Aikido Communication


Let’s face it: no matter the type of relationship, there’s going to be conflict – and that’s okay. In fact, it’s expected. It should even be welcomed. Not all of us are comfortable with conflict, however, including myself. One common approach to conflict, and my personal favorite, is “I don’t want to make waves.” Unfortunately, this type of response prevents important conversations, as difficult as they might be, from happening. The result: real conversations are not being had. We choose avoidance over facing challenges head-on. The reality is that these are the exact conversations that need to occur to allow relationships, teams, and organizations to thrive.

Aikido is a Japanese martial art that focuses not on punching or kicking opponents, but rather on using the practitioner’s own energy to gain control or to throw them off. It emphasizes motion and dynamics of movement. Developed by Morihei Ueshiba, referred to as ‘O Sensei’ or ‘Great Teacher’, Aikido emphasizes the moral and spiritual aspects of this art, placing great weight on the development of harmony and peace. In the spirit of creating harmony and peace in communication, the Aikido of Communication offers a unique and effective process in handling and resolving conflict through conversation … including difficult conversation.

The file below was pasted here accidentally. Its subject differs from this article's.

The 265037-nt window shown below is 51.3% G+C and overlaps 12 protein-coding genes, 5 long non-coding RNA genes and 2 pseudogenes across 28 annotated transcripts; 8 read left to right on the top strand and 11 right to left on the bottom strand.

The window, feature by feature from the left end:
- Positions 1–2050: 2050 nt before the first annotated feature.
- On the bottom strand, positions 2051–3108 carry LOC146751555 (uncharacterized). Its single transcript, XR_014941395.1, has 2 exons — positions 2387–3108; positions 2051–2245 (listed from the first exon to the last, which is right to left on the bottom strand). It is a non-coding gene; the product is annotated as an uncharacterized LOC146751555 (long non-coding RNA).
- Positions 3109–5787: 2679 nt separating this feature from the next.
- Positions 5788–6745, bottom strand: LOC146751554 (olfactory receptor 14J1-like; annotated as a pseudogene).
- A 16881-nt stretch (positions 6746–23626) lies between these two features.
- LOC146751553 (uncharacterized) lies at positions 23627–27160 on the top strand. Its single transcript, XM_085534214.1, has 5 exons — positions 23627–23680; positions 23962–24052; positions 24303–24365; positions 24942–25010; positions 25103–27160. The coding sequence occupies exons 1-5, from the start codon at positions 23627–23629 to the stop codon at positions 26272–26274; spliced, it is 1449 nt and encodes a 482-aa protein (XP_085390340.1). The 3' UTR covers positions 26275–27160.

Align – Practice mindful listening, putting yourself in the other person’s shoes. Ask the other person to speak about how they view the situation, so you can get a better understanding of where they are coming from. When you align with people, you are no longer combating them; instead, you are orienting your position with theirs so that you have a chance to look in the same direction and find common ground.

Acknowledge – Whether you agree or disagree with the other person’s perspective, it is important to let them know you are listening and you hear them. This is done with the practice of acknowledging, paraphrasing or repeating what you heard. This is not about agreement, although in some cases you may agree.

Redirect – When two people are walking together side by side and there is no longer any combat, possibilities unfold to redirect the conversation. You might say, “It seems this was a difficult situation for both of us; maybe we can find a solution to make it better.” This is where the shift happens, from negative energy to creating possibilities.

Resolve – Be open to three possibilities for resolution. First, you both agree to find a solution; second, agree to come back to the discussion after taking some time to think things over; third, perhaps agree to disagree, and in this case, discuss what needs to happen to move forward in a healthy, constructive way.

(revised excerpt from “The NOW Effect”, by Elisha Goldstein, Ph.D.)

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